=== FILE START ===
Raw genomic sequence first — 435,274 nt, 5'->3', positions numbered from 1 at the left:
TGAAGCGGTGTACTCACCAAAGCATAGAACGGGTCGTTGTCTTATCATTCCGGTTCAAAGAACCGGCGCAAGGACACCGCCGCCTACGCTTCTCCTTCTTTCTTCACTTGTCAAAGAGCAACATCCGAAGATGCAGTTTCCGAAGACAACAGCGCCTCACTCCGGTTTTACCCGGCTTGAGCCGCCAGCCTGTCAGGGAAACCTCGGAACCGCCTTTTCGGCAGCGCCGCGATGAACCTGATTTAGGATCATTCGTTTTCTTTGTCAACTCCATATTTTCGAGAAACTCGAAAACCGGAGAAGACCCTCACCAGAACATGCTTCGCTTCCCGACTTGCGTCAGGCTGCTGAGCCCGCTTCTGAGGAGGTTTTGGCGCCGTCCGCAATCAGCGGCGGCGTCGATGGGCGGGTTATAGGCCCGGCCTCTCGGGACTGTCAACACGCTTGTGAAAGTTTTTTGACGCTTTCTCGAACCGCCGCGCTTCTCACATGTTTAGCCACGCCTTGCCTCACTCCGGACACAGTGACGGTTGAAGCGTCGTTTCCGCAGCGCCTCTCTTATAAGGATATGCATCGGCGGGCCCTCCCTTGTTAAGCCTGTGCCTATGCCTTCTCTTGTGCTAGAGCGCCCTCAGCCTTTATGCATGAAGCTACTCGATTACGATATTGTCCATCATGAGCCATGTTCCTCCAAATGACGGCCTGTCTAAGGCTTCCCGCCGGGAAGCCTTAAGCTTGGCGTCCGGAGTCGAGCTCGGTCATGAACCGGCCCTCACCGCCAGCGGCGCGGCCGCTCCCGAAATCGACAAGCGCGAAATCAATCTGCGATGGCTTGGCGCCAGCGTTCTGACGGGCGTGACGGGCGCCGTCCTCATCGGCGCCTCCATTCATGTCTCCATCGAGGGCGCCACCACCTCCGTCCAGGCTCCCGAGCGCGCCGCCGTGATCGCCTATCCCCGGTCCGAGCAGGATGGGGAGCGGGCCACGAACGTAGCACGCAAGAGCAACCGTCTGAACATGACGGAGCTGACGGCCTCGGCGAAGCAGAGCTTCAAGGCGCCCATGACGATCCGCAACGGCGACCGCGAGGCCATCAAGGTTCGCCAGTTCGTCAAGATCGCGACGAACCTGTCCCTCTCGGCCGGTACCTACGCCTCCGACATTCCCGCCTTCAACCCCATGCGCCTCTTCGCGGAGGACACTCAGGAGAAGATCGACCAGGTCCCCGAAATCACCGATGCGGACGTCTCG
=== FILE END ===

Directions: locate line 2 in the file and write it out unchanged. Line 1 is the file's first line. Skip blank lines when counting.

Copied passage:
TGAAGCGGTGTACTCACCAAAGCATAGAACGGGTCGTTGTCTTATCATTCCGGTTCAAAGAACCGGCGCAAGGACACCGCCGCCTACGCTTCTCCTTCTTTCTTCACTTGTCAAAGAGCAACATCCGAAGATGCAGTTTCCGAAGACAACAGCGCCTCACTCCGGTTTTACCCGGCTTGAGCCGCCAGCCTGTCAGGGAAACCTCGGAACCGCCTTTTCGGCAGCGCCGCGATGAACCTGATTTAGGATCATTCGTTTTCTTTGTCAACTCCATATTTTCGAGAAACTCGAAAACCGGAGAAGACCCTCACCAGAACATGCTTCGCTTCCCGACTTGCGTCAGGCTGCTGAGCCCGCTTCTGAGGAGGTTTTGGCGCCGTCCGCAATCAGCGGCGGCGTCGATGGGCGGGTTATAGGCCCGGCCTCTCGGGACTGTCAACACGCTTGTGAAAGTTTTTTGACGCTTTCTCGAACCGCCGCGCTTCTCACATGTTTAGCCACGCCTTGCCTCACTCCGGACACAGTGACGGTTGAAGCGTCGTTTCCGCAGCGCCTCTCTTATAAGGATATGCATCGGCGGGCCCTCCCTTGTTAAGCCTGTGCCTATGCCTTCTCTTGTGCTAGAGCGCCCTCAGCCTTTATGCATGAAGCTACTCGATTACGATATTGTCCATCATGAGCCATGTTCCTCCAAATGACGGCCTGTCTAAGGCTTCCCGCCGGGAAGCCTTAAGCTTGGCGTCCGGAGTCGAGCTCGGTCATGAACCGGCCCTCACCGCCAGCGGCGCGGCCGCTCCCGAAATCGACAAGCGCGAAATCAATCTGCGATGGCTTGGCGCCAGCGTTCTGACGGGCGTGACGGGCGCCGTCCTCATCGGCGCCTCCATTCATGTCTCCATCGAGGGCGCCACCACCTCCGTCCAGGCTCCCGAGCGCGCCGCCGTGATCGCCTATCCCCGGTCCGAGCAGGATGGGGAGCGGGCCACGAACGTAGCACGCAAGAGCAACCGTCTGAACATGACGGAGCTGACGGCCTCGGCGAAGCAGAGCTTCAAGGCGCCCATGACGATCCGCAACGGCGACCGCGAGGCCATCAAGGTTCGCCAGTTCGTCAAGATCGCGACGAACCTGTCCCTCTCGGCCGGTACCTACGCCTCCGACATTCCCGCCTTCAACCCCATGCGCCTCTTCGCGGAGGACACTCAGGAGAAGATCGACCAGGTCCCCGAAATCACCGATGCGGACGTCTCG